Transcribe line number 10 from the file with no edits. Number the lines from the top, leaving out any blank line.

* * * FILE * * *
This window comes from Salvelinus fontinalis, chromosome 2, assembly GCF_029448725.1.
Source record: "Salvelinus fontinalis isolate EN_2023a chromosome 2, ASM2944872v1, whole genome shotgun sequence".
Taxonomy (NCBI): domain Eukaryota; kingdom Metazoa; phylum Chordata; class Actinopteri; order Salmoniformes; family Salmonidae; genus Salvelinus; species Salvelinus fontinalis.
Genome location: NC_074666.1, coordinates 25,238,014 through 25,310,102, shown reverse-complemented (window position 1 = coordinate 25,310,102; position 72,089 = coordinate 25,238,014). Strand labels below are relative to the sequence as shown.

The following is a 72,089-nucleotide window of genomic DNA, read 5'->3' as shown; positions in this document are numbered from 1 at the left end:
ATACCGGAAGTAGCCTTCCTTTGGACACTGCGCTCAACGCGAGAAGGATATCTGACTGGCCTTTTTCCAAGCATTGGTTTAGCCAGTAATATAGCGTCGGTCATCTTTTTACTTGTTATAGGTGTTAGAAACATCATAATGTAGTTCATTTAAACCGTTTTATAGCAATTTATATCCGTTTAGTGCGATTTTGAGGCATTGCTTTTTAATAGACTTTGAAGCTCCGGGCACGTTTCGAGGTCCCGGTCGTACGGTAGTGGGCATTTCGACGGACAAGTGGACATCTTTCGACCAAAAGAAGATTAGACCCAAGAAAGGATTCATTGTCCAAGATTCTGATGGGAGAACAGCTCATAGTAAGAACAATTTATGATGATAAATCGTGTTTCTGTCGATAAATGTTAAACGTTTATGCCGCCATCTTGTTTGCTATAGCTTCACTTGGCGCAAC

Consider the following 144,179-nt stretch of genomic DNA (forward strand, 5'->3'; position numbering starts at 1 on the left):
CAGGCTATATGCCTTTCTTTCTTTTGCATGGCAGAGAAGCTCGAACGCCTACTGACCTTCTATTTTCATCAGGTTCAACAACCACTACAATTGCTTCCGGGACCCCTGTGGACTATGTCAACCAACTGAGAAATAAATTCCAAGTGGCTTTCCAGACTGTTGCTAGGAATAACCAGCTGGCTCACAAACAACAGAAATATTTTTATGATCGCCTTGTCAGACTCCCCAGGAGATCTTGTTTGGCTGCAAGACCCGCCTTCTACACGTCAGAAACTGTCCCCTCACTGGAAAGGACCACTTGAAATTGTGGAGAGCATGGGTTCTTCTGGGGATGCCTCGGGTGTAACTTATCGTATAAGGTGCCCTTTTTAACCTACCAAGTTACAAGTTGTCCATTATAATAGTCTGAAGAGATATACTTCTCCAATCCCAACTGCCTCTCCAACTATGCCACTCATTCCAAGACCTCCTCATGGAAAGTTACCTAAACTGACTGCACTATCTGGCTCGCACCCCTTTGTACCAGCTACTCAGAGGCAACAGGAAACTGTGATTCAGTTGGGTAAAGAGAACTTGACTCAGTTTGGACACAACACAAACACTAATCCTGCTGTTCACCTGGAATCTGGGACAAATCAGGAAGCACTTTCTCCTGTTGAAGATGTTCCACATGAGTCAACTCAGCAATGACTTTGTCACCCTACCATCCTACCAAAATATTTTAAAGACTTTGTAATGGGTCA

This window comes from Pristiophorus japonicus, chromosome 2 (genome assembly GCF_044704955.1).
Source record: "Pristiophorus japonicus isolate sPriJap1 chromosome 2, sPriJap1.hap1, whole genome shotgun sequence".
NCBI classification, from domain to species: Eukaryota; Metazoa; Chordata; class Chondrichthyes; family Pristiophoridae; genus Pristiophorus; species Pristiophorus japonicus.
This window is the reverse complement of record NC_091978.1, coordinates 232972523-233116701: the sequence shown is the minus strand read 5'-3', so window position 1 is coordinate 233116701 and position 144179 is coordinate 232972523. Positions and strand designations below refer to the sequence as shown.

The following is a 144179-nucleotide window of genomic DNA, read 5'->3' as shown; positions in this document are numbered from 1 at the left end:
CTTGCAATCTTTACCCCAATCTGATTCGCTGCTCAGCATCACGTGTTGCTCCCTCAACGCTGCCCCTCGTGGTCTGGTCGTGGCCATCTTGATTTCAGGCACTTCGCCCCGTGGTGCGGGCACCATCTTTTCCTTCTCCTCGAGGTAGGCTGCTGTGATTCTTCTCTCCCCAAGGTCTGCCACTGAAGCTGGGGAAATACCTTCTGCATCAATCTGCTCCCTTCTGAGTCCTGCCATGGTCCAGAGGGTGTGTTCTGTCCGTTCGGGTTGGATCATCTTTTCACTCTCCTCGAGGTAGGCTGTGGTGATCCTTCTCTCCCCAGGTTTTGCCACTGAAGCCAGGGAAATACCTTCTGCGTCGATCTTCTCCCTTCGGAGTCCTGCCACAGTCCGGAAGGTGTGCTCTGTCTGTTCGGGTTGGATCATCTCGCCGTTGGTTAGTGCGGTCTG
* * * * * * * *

Source record: "Pristiophorus japonicus isolate sPriJap1 chromosome 2, sPriJap1.hap1, whole genome shotgun sequence".